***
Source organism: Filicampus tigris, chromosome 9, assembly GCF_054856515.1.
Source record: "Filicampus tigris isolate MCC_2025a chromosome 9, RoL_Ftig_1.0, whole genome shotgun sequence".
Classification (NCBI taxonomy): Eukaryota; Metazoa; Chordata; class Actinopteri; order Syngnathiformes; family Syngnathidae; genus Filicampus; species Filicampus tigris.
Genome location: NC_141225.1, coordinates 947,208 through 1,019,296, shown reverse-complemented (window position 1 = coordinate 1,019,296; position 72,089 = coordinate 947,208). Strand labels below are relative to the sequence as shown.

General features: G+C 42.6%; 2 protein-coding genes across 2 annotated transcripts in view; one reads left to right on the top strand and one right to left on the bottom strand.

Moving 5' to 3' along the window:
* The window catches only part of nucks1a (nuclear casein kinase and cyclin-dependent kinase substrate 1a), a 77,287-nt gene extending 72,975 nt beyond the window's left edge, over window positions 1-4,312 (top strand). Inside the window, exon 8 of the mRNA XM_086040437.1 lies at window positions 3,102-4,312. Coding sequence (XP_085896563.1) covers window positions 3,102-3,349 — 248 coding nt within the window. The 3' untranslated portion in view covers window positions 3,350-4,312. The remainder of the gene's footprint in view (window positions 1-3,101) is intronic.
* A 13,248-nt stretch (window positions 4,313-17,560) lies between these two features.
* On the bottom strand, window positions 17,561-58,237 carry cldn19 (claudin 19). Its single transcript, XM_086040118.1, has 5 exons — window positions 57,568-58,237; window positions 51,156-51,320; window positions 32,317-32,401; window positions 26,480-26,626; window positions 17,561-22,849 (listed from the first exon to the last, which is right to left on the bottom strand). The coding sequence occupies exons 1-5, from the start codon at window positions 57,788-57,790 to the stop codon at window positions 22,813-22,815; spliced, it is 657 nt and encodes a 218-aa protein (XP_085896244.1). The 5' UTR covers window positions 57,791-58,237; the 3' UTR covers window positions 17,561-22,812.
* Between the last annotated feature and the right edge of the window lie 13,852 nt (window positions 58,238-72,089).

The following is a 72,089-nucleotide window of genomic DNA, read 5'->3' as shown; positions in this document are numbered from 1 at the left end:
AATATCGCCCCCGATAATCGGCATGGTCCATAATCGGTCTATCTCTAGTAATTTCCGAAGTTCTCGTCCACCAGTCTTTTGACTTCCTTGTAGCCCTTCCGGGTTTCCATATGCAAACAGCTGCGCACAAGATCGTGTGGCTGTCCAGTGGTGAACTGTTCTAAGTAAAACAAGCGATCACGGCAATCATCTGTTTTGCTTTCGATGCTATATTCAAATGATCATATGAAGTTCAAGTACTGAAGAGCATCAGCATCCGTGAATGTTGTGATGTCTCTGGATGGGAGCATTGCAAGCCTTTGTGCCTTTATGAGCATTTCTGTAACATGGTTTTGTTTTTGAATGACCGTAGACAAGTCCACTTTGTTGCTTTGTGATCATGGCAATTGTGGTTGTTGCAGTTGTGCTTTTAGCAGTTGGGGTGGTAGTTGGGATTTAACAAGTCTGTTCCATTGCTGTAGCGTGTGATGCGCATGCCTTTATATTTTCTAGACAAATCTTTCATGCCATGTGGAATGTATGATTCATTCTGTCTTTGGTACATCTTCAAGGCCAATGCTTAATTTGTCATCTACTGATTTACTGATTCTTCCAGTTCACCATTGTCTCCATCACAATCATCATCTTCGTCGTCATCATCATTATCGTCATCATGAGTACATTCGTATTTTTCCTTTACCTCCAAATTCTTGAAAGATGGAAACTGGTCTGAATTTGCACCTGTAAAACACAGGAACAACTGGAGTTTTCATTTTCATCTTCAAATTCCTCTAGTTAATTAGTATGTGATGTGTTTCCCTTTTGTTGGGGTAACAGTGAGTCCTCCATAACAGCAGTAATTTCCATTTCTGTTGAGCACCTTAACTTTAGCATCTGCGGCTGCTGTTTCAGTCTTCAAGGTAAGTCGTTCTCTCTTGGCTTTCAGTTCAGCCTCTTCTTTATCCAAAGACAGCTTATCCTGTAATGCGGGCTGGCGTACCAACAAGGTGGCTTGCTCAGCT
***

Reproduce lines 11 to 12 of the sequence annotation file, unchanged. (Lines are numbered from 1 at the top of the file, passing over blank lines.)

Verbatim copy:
The following is a 72,089-nucleotide window of genomic DNA, read 5'->3' as shown; positions in this document are numbered from 1 at the left end:
AATATCGCCCCCGATAATCGGCATGGTCCATAATCGGTCTATCTCTAGTAATTTCCGAAGTTCTCGTCCACCAGTCTTTTGACTTCCTTGTAGCCCTTCCGGGTTTCCATATGCAAACAGCTGCGCACAAGATCGTGTGGCTGTCCAGTGGTGAACTGTTCTAAGTAAAACAAGCGATCACGGCAATCATCTGTTTTGCTTTCGATGCTATATTCAAATGATCATATGAAGTTCAAGTACTGAAGAGCATCAGCATCCGTGAATGTTGTGATGTCTCTGGATGGGAGCATTGCAAGCCTTTGTGCCTTTATGAGCATTTCTGTAACATGGTTTTGTTTTTGAATGACCGTAGACAAGTCCACTTTGTTGCTTTGTGATCATGGCAATTGTGGTTGTTGCAGTTGTGCTTTTAGCAGTTGGGGTGGTAGTTGGGATTTAACAAGTCTGTTCCATTGCTGTAGCGTGTGATGCGCATGCCTTTATATTTTCTAGACAAATCTTTCATGCCATGTGGAATGTATGATTCATTCTGTCTTTGGTACATCTTCAAGGCCAATGCTTAATTTGTCATCTACTGATTTACTGATTCTTCCAGTTCACCATTGTCTCCATCACAATCATCATCTTCGTCGTCATCATCATTATCGTCATCATGAGTACATTCGTATTTTTCCTTTACCTCCAAATTCTTGAAAGATGGAAACTGGTCTGAATTTGCACCTGTAAAACACAGGAACAACTGGAGTTTTCATTTTCATCTTCAAATTCCTCTAGTTAATTAGTATGTGATGTGTTTCCCTTTTGTTGGGGTAACAGTGAGTCCTCCATAACAGCAGTAATTTCCATTTCTGTTGAGCACCTTAACTTTAGCATCTGCGGCTGCTGTTTCAGTCTTCAAGGTAAGTCGTTCTCTCTTGGCTTTCAGTTCAGCCTCTTCTTTATCCAAAGACAGCTTATCCTGTAATGCGGGCTGGCGTACCAACAAGGTGGCTTGCTCAGCT